Bridgette Claire Brodnyan
Consumer motivation trends in the beauty industry are shifting, and more than ever personalization is the key to modern day customer loyalty. Despite the millions of products on the market, the beauty industry overall has an utter lack of personalization, but artificial intelligence just might be able to change that. Companies are now starting to embrace the uniqueness of each customer, and creating personalized products designed specifically for the individual consumer. New technologies, such as machine learning and artificial intelligence, increase the level of personalization companies can achieve.
Earlier this month, the French cosmetics group L’Oréal announced its acquisition of the Canadian beauty tech company ModiFace. ModiFace is one of the biggest names in BeautyTech today, and has developed over 200 beauty apps for more than 80 brands. Such apps include cosmetics tryout apps and chatbots for Estee Lauder Cos., Smashbox, Allergan, and Coty; Clairol’s 3D hair color simulator; and Sephora’s ColorIQ and upcoming LipIQ technology. This acquisition will allow for L’Oréal to produce more digital services, such as tools to allow customers to test out various beauty products virtually, through augmented reality and artificial intelligence. More specifically, the company is looking to produce an app that would access the user’s camera, so they could try out makeup virtually and in real time. Throughout its existence,L’Oréal has acquired many cosmetics companies, but this would be the first tech company it has taken over. This type of acquisition from such a large player in the beauty industry has the potential to spark the digital acceleration of the industry as a whole.
A question I have is, in what other ways could technology be useful for the cosmetics industry? Is this the extent of it, or do machine learning and artificial intelligence technologies have the ability to truly transform the beauty industry?
Disruptive innovation refers to a new idea or product that drastically changes the way things were previously done. This is something that is very common in many industries, but is much needed within the education industry. Clayton Christensen’s Disrupting Class: How Disruptive Innovation Will Change the Way the World Learns, highlights the difficulties with innovation in education, and how computers and technology could be just the type of digital innovation needed within the educational system. This topic was particularly interesting for me, because I have been working for a company in the EdTech industry for the past year, who’s goal is to enhance the value of K-12 education through the use of innovative technology. One of the main ways personal technology can create disruptive innovation is through its ability to provide for a more individualized education for students. Often times the education system generalizes lesson plans due to a lack of resources or finances, and students who do not learn in the traditional way are the ones who suffer. Online learning presents and alternative solution to this problem, and can allow for the development of child-specific lesson plans. Such a level of individualized instruction would be impossible in the traditional classroom setting. Students with any learning style preferences can benefit from this type of disruptive innovation in the education system, by being presented with the opportunity to take additional classes not offered in the traditional classroom, work at his or her own pace, and focus on what learning styles work best for him/her individually. A question I have is, other than the obvious costs, what other factors are limiting disruptive innovation in education? In what other ways can personal technology create disruptive innovation in education?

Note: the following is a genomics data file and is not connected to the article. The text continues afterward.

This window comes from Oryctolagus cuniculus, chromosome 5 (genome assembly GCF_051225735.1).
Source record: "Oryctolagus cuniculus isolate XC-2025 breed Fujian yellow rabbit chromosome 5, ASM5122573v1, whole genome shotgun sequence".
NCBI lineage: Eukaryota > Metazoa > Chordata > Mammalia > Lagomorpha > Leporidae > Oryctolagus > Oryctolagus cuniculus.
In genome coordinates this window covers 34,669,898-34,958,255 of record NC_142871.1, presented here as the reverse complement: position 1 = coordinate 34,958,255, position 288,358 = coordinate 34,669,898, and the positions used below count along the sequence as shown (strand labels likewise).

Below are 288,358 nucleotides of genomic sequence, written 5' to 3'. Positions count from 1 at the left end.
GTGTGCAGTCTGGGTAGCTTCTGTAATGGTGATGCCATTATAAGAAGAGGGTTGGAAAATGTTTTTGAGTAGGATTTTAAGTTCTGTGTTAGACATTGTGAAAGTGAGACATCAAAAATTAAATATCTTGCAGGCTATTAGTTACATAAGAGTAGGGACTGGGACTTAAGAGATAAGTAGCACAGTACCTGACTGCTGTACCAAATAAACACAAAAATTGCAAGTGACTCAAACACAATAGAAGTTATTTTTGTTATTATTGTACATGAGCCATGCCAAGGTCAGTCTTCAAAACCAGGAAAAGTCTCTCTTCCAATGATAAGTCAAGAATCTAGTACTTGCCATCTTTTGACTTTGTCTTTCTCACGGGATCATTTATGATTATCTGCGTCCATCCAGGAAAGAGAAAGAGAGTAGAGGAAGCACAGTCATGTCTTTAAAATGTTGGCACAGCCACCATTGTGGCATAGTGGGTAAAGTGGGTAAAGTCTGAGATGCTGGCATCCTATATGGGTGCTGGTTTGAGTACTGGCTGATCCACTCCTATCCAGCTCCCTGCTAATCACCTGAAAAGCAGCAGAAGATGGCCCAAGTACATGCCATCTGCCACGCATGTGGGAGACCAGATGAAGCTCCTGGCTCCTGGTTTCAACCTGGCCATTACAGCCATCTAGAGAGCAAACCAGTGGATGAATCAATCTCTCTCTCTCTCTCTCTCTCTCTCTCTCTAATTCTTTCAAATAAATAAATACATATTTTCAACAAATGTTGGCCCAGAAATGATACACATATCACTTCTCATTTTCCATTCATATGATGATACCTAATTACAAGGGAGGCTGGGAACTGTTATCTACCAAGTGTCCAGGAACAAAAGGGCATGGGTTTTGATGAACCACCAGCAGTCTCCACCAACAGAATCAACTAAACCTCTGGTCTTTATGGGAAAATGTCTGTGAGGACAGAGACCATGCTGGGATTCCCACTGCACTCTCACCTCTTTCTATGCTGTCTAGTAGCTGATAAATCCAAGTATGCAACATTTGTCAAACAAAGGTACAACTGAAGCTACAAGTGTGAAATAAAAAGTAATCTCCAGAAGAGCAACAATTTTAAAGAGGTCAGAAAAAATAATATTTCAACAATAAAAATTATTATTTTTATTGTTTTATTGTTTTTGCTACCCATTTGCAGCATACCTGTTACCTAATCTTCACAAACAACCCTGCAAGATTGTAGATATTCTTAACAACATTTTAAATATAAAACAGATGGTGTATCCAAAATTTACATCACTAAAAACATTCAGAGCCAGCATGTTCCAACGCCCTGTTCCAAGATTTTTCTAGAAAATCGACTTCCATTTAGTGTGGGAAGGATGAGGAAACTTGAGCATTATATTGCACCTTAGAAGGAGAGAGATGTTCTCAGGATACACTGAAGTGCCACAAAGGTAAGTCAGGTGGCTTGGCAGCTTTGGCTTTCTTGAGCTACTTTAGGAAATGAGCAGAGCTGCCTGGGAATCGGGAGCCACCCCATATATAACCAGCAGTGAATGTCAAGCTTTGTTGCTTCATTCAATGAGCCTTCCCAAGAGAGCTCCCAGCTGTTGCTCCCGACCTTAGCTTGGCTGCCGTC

Health practitioners’ capacity to understand and think through complex challenges can be enhanced through the use of systems thinking tools. Utilizing systems thinking tools such as BOT or Behavior Over Time graphs along with data from other systems across the healthcare industry can aid in the overall improvement of public health. These tools allow for health practitioners to not only analyze trends, but also analyze the events and systematic forces that play into the development of such trends. Additionally, systems thinking in this way creates the opportunity for health practitioners to discuss freely and creatively, therefore providing a more holistic, deeper understanding of trends in public health. BOT graphs are also useful tools in advancing the systems-level thinking in public health. Studies show systems thinking in public health also increases the engagement of stakeholders surrounding these issues. In my opinion, by applying system thinking, health practitioners can enhance their ability to analyze trends in public health and allow for a heightened sense of creativity surrounding their proposed solutions to these trends. A question I would like to pose is: in addition to BOT graphs and analysis, how else could systems thinking be useful in public health? Is it purely advantageous in an analytical sense, or are there other benefits to systems thinking in public health?